Florida Charges Scientology In Church Member's Death

Source: New York Times
Date: November 14, 1998

Florida prosecutors filed criminal charges today against the Church of Scientology in connection with the death of a church member while she was under the care of Scientologists three years ago.

The church's Flag Service Organization, its chief operating arm in Clearwater, Fla., was charged with abuse or neglect of a disabled adult and with the unauthorized practice of medicine in the death of the church member, Lisa McPherson, 36. The felony charges were filed in Clearwater, which is the church's spiritual headquarters, by the State Attorney for Pasco and Pinellas Counties, Bernie McCabe.

Ms. McPherson, who had spent half her life as a member of the church, died on Dec. 5, 1995. She had spent the previous 17 days under 24-hour watch in a church-owned hotel in Clearwater after suffering an apparent nervous breakdown following a minor traffic accident. Church records said she had suffered dementia and had to be restrained at the hotel.

The Pinellas County medical examiner said Ms. McPherson had been deprived of water for 5 to 10 days before her death and ruled that she had died of a blood clot brought on by dehydration. The Clearwater police and the Florida Department of Law Enforcement conducted a two-year investigation, which led to the charges filed today.

Ms. McPherson's death has become a rallying point for critics of Scientology and was the subject of a long article in The New York Times last December. They contend that her death reflects the coercive nature of the church, which has been a lightning rod for criticism since it was founded 48 years ago by L. Ron Hubbard, the late science fiction writer.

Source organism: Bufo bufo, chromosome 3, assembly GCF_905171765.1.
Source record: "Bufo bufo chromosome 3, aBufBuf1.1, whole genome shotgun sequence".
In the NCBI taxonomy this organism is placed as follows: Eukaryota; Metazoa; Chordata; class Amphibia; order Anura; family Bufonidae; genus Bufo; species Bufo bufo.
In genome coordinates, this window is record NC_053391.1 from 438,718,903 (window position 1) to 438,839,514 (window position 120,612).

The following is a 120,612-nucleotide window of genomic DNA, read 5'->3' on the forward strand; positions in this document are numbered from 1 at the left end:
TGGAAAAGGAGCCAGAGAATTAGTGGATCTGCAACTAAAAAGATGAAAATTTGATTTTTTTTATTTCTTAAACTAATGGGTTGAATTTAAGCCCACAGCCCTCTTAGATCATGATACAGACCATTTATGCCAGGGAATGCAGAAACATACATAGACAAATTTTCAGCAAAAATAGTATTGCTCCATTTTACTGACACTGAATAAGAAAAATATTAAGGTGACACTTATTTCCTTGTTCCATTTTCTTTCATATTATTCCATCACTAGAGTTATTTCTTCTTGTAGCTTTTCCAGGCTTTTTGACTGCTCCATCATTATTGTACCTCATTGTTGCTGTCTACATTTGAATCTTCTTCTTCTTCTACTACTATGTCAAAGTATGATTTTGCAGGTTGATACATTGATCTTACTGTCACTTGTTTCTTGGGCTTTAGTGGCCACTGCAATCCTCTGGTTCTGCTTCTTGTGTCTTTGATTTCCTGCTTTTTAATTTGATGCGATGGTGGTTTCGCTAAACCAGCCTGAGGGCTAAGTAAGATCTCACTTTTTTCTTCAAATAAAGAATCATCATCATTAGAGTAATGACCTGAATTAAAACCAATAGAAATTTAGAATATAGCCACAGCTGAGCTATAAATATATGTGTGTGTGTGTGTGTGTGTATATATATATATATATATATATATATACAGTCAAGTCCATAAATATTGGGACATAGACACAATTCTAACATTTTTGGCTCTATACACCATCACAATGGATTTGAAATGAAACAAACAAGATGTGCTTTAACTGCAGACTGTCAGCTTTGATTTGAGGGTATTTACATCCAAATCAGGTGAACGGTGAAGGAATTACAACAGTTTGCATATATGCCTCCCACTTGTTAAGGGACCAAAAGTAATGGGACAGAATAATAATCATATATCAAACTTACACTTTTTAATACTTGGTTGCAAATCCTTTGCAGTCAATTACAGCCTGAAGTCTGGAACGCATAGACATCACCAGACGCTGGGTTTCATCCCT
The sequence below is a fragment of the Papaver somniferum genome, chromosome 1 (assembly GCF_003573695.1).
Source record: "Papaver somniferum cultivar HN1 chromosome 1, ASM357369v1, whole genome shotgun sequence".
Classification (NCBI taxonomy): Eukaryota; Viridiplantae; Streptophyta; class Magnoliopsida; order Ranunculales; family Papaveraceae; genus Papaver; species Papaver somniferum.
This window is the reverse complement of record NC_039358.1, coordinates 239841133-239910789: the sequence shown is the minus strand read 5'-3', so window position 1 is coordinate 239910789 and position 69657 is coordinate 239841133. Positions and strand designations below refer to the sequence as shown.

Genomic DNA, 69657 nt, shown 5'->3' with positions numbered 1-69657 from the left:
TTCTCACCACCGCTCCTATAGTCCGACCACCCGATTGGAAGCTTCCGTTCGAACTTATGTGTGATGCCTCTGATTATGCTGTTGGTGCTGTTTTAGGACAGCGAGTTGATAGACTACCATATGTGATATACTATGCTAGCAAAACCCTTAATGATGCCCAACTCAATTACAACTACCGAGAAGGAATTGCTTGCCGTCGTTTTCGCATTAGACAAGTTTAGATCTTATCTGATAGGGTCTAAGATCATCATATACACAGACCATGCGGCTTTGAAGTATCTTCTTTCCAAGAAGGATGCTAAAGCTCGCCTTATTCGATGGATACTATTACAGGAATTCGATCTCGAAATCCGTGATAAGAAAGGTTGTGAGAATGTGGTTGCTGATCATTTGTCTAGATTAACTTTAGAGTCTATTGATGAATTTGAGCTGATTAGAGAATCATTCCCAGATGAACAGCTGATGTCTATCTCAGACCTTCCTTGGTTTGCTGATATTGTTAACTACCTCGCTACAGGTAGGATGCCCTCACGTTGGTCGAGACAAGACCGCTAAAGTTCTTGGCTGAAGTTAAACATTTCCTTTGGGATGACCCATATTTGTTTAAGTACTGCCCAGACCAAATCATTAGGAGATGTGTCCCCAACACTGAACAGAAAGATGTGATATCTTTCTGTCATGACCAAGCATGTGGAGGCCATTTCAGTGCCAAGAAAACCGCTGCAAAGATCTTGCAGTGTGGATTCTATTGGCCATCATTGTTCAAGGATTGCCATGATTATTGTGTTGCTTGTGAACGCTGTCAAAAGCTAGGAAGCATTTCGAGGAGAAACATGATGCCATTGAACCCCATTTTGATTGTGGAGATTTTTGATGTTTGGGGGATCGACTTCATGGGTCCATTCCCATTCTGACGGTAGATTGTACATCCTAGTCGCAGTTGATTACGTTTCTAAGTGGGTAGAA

Scientology has grown into a worldwide movement that boasts eight million members, although critics say the number is much smaller. The church was granted tax-exempt status in 1993 after a 25-year battle with the Internal Revenue Service.

Church officials and organizations have faced charges in foreign countries in recent years, but the charges in the McPherson case are believed to be the first criminal accusations against a Scientology entity in the United States since 11 of its leaders were imprisoned 20 years ago for breaking into Government offices.

The Clearwater charges are similar to those brought against nursing homes accused of providing inadequate treatment to elderly patients who die in their care. The abuse or neglect charge accuses the church of knowingly or negligently causing harm to Ms. McPherson.

Church officials and lawyers have maintained that Ms. McPherson was cared for properly under Scientology's beliefs and that her death was unrelated to her stay at the church's Fort Harrison Hotel.

Laura L. Vaughan, a lawyer for the church, said the charges did not accuse the church or any of its members with intentionally harming Ms. McPherson. ''There was no charge of manslaughter and no charge that the church caused her death,'' Ms. Vaughan said.

Kennan Dandar, a lawyer for the McPherson family in a civil lawsuit against the church, said the family was pleased by the criminal charges.